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I have an array of images. And, there is a function that calculates the distance between two images.

I wish to cluster the images based on this distance. So the clusters contain images that are all at short distance to each other.

So only the distance between two images can be used to form the clusters. An image has no usable properties on their own. As many common clustering algorithms expect objects to have usable properties, it seems I can use these algorithms.

To limit computational complexity, I've introduced a few thresholds to decide if two images may end up in the same cluster:

  • calculated distance (I want to optimize for shortest distance, but above a certain distance, images are not close enough to ever share a cluster)
  • input array distance (e.g. an image at index 23 may only cluster with images up to index 123)
  • creation data interval (images created more than N hours apart, may not share a cluster)

Some details:

  • There can be up to 100k images.
  • Roughly 25-50% of images will be 'unique' and do not end up in a cluster with others. Of the remainder, most will be expected to end up in clusters with a size below 10, with 5% outliers above that.
  • The maximum cluster size is something I want to set somewhere between 10 and 50.

Given the above and the nature of the image set, a graph (image: edge, calculated distance: vertex) would consist of disjoint parts consisting of up to a few hundred images. So the algorithm needs to be able to cluster sets of well below 1000 images.

The clusters must be optimised for distance, such that closer images end up together in a cluster. I'm aware that parameters like minimum and maximum cluster size would be needed; it's a play between creating a few large clusters with a higher maximum distance, or more smaller clusters with images that are closer together.

What kind of algorithm(s) could I use?

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    $\begingroup$ How many objects are we taking about here? Is the underlying graph dense or sparse? Are you looking to minimize the number of clusters? Do you accept approximate solutions? Would you accept clusters where the maximum distance is twice the threshold? $\endgroup$ – Pål GD Jul 29 '18 at 14:47
  • $\begingroup$ @PålGD Thanks! I've added details. Yes, approximate solutions are totally acceptable. Since the maximum distance between any two objects in a cluster must be below the threshold, I don't understand your question about twice the threshold. $\endgroup$ – meaning-matters Jul 29 '18 at 15:19
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You can use Cluster Edge Deletion, however, the problem is NP-hard.

Create a graph where the vertex set is the set of your objects, and you create an edge between two objects if the distance is at most the threshold.

Now, the Cluster Edge Deletion problem is to find the set with fewest edges to delete such that the remaining graph is a cluster graph (a graph whose connected components are cliques). In this solution, every object belongs to a cluster in which the distance to every other object is bounded by the threshold.

Alternatively, you can run $k$-means (with increasing $k$) until you're satisfied with a solution. Take note that the $k$-means algorithm is randomized and gives an approximate solution (as also this problem is NP-hard), so you might want to run the algorithm several times per $k$.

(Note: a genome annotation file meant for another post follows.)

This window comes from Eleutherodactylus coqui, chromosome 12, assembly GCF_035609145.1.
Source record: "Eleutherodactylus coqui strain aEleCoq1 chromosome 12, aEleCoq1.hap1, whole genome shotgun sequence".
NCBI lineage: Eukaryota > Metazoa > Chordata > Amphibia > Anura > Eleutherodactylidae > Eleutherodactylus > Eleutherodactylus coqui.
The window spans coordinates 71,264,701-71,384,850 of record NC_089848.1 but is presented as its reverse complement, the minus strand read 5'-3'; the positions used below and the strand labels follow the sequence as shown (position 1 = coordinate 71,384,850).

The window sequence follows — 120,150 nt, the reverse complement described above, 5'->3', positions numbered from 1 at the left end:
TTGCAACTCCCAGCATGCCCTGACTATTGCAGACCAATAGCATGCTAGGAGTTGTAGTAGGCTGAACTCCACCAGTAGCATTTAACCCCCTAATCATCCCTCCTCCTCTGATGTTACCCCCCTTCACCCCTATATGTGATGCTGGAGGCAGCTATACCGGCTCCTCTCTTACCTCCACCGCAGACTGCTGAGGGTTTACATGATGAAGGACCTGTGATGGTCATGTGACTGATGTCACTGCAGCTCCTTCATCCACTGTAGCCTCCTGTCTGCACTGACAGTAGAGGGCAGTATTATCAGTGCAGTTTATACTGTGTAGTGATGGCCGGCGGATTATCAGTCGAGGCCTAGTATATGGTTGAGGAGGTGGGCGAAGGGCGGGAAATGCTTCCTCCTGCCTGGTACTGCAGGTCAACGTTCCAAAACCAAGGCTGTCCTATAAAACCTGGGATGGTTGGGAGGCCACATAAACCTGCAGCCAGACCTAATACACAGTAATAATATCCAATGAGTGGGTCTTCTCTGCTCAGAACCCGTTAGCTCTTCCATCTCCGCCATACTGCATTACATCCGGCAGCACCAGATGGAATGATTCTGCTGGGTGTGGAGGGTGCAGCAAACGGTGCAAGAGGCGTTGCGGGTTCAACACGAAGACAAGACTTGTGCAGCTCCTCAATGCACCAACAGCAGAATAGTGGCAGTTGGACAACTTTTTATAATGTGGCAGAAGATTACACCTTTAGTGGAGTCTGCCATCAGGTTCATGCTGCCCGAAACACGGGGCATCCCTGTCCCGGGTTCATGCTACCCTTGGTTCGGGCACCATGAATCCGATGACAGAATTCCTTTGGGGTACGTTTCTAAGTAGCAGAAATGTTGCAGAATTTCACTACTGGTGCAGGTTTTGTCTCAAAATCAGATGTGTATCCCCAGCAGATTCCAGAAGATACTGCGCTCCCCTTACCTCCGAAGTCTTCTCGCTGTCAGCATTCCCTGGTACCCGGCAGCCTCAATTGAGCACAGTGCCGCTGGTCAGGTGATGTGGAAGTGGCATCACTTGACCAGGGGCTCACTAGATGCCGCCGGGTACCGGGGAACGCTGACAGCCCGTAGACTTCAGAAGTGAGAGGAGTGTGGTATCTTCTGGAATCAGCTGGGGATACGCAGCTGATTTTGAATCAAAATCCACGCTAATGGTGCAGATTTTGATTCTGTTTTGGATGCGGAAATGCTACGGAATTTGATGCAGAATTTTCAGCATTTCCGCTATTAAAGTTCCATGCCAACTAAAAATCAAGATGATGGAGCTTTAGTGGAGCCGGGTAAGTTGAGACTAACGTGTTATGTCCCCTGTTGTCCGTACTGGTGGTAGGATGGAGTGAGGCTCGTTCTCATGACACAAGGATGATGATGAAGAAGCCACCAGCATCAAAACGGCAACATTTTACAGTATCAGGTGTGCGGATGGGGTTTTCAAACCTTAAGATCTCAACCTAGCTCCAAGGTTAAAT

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  • $\begingroup$ I find 'Cluster Vertex Deletion', is that what you mean? $\endgroup$ – meaning-matters Jul 29 '18 at 15:36
  • $\begingroup$ How would k-Means work with my objects that don't have intrinsic properties to cluster on? $\endgroup$ – meaning-matters Jul 29 '18 at 15:43
  • $\begingroup$ The Cluster Deletion you describe does not optimize to form clusters that have low distances. $\endgroup$ – meaning-matters Jul 29 '18 at 16:12
  • $\begingroup$ No, sorry. I meant Cluster Edge Deletion, in which you are allowed only to delete edges. $\endgroup$ – Pål GD Jul 30 '18 at 8:12
  • $\begingroup$ The $k$-Means algorithm works as long as you have a distance function between two objects. 100k is quite a lot, so if you need to compare all pairs ($n^2$) many, you have ~10bn ($10^{10}$). That is a lot, but depending on the algorithm and your available computer power, it is doable. $\endgroup$ – Pål GD Jul 30 '18 at 8:14
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There are several standard clustering algorithms you could try, including k-means and hierarchical clustering. The additional restrictions you have should make both implementable in a reasonably efficient way. In particular, build a graph with one vertex per image, and an edge between each pair of images that meet all the thresholds. Note that this can be done using at most $100 \times 100,000$ distance computations: you only need to compare each image to the 100 that precede it.

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  • $\begingroup$ As my data is not hierarchical, why could hierarchical clustering be good? As the number of clusters is not known, why would k-means apply? $\endgroup$ – meaning-matters Jul 31 '18 at 4:44
  • $\begingroup$ @meaning-matters, hierarchical clustering has nothing to do with whether the data is hierarchical. Perhaps ignore the name and learn more about the technique. (The hierarchy is in the set of clusters, but you can ignore the hierarchy in the clusters and just use it to get a set of clusters.) There are standard methods for determining the number of clusters to use with k-means; see e.g. en.wikipedia.org/wiki/…. $\endgroup$ – D.W. Jul 31 '18 at 13:26

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